• to promote fair, transparent, efficient and integrated financial markets.

The Prospectuses Directive establishes requirements for the issuing of securities.

The Admission and Listing Directive lays down minimum requirements for the information that must be disclosed to the public when securities are listed on a securities exchange. It also seeks to facilitate cross-border listing of securities.

The Transparency Directive also concerns the need to provide investors with correct and relevant information on securities and their issuers. It requires that any changes to information originally provided at listing be disclosed to the public, and original information documents be periodically updated and made available to investors.

The Market Abuse Directive aims to ensure that investors operate on a level playing field when investing in securities. The Directive covers insider trading and market manipulation.

The Investor Compensation Schemes Directive is aimed at providing minimum guarantees throughout the EEA for the protection of investors in cases where investment firms fail to comply with their obligations.

The Directive on Undertakings for Collective Investment in Transferable Securities (UCITS) facilitates the marketing of units of investment funds across the EEA and co-ordinates the applicable conditions.

The Alternative Investment Fund Managers Directive (AIFMD) establishes a legal framework for the authorisation, supervision and oversight of managers of a range of alternative investment funds (AIFM), including hedge funds and private equity.

Decision-making powers in the financial services area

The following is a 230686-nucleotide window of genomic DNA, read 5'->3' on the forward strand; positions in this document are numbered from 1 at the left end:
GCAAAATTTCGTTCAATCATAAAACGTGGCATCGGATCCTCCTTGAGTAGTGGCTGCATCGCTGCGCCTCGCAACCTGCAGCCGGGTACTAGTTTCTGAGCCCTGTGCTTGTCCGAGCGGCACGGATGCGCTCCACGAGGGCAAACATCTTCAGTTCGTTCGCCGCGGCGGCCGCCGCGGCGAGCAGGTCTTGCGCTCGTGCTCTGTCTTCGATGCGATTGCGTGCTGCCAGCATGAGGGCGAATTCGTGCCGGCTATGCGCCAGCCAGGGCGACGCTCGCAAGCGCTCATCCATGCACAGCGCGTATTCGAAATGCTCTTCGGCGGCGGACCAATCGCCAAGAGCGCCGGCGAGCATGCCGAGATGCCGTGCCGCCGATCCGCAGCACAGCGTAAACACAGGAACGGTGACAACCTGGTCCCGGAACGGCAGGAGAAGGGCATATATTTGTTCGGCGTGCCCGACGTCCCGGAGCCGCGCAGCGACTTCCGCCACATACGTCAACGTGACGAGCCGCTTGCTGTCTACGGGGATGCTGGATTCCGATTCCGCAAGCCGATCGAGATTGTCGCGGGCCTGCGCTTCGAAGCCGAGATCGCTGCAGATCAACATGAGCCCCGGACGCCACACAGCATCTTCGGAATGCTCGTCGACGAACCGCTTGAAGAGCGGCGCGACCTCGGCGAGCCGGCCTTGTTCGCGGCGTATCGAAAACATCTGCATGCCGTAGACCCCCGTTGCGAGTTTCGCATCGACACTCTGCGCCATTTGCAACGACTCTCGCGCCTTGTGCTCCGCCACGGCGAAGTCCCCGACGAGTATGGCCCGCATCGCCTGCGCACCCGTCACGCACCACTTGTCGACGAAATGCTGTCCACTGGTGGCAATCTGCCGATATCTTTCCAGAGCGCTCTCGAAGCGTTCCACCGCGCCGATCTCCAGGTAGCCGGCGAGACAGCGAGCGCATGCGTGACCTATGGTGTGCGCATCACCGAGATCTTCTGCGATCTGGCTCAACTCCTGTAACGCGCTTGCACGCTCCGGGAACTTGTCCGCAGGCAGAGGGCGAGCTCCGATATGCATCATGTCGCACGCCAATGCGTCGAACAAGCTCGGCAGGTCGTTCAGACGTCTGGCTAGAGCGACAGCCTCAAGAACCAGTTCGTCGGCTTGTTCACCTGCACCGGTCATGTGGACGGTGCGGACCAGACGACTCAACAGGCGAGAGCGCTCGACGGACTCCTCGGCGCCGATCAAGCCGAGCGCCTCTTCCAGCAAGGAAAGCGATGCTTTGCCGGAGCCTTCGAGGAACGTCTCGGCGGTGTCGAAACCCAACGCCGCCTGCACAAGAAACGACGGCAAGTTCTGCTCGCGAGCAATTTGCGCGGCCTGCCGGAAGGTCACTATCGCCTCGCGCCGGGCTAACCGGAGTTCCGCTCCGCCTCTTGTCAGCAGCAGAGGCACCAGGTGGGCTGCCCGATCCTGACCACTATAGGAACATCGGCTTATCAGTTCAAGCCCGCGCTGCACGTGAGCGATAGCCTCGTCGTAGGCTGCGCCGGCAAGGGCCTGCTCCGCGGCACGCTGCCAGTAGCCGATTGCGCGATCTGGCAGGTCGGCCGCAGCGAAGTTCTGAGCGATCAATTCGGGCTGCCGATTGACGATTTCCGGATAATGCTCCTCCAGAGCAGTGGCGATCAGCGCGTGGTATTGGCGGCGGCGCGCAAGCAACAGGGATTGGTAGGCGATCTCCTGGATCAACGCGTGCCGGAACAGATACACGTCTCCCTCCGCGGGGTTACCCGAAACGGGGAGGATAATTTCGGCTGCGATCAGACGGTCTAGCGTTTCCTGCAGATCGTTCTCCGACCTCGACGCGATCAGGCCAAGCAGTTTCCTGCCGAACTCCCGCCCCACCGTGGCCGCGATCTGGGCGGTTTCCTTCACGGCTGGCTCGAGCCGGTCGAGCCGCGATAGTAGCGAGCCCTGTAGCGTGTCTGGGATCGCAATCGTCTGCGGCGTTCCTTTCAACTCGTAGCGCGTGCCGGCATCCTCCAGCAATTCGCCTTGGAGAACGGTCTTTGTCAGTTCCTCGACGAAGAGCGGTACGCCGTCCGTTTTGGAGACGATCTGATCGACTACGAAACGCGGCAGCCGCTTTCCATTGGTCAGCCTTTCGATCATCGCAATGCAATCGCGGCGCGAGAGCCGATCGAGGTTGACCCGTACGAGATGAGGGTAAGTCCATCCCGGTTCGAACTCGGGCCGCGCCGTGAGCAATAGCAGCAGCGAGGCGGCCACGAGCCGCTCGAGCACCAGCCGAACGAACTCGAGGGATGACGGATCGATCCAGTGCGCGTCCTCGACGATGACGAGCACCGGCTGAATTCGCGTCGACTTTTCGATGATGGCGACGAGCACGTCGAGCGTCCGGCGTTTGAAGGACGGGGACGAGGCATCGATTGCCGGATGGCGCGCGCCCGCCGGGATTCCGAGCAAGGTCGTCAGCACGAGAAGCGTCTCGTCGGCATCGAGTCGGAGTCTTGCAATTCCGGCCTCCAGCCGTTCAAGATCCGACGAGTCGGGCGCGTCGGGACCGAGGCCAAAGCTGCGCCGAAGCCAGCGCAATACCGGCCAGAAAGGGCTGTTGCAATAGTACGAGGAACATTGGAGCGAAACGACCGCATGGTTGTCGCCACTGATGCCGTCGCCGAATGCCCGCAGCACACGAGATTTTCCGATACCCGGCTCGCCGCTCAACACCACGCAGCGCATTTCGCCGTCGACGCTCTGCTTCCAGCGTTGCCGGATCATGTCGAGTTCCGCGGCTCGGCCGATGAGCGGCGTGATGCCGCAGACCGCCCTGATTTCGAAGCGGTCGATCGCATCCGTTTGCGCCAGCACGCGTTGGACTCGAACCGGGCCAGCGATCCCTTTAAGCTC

In the area of financial services, the EFTA Surveillance Authority has been allocated with certain decision-making powers towards national supervisory authorities and market operators (including credit institutions, insurance companies and investment firms) established in the EEA-EFTA States. The powers to adopt binding decisions correspond to powers with the European Supervisory Authorities, EBA,  EIOPA and ESMA in the EU. Following the financial crisis of 2008, the European Supervisory Authorities were created in the areas of banking, insurance and securities markets to ensure consistent coordination and supervision of the financial sector.

ESA's decision-making powers include the possibility to issue binding decisions to national authorities and market operators if the national authorities do not apply EEA law correctly, or in case of conflict between national supervisory authorities that has not been solved through voluntary mediation.

ESA is also the designated supervisory authority for credit rating agencies established in an EEA-EFTA States. Credit rating agencies need to be registered with ESA. The Authority will adopt binding decisions towards credit rating agencies established in the EEA-EFTA States, including the decisions related to registration, calculation and collection of fees and decisions to order investigations and on-site inspections as well as decisions to impose sanctions in case of non-compliance with applicable EEA law. For further information about the conditions the credit rating agency needs to fulfil, please refer to the ESMA webpage on credit ratingagencies.

To ensure integration of the European Supervisory Authorities' expertise in the process, any binding decision by ESA addressed to one or more individual EEA EFTA competent authorities or market operators will be adopted on the basis of drafts prepared by the relevant European Supervisory Authority, either on the initiative of ESA or on the initiative of the relevant European Supervisory Authority. In relation to supervision of credit rating agencies, ESMA will maintain the day-to-day contact with the registered company.

The European Supervisory Authorities are competent to perform actions of a non-binding nature (such as guidelines and recommendations) also vis-à-vis competent authorities and market operators in the EEA EFTA States. 

Relevant links:

Other EEA Institutions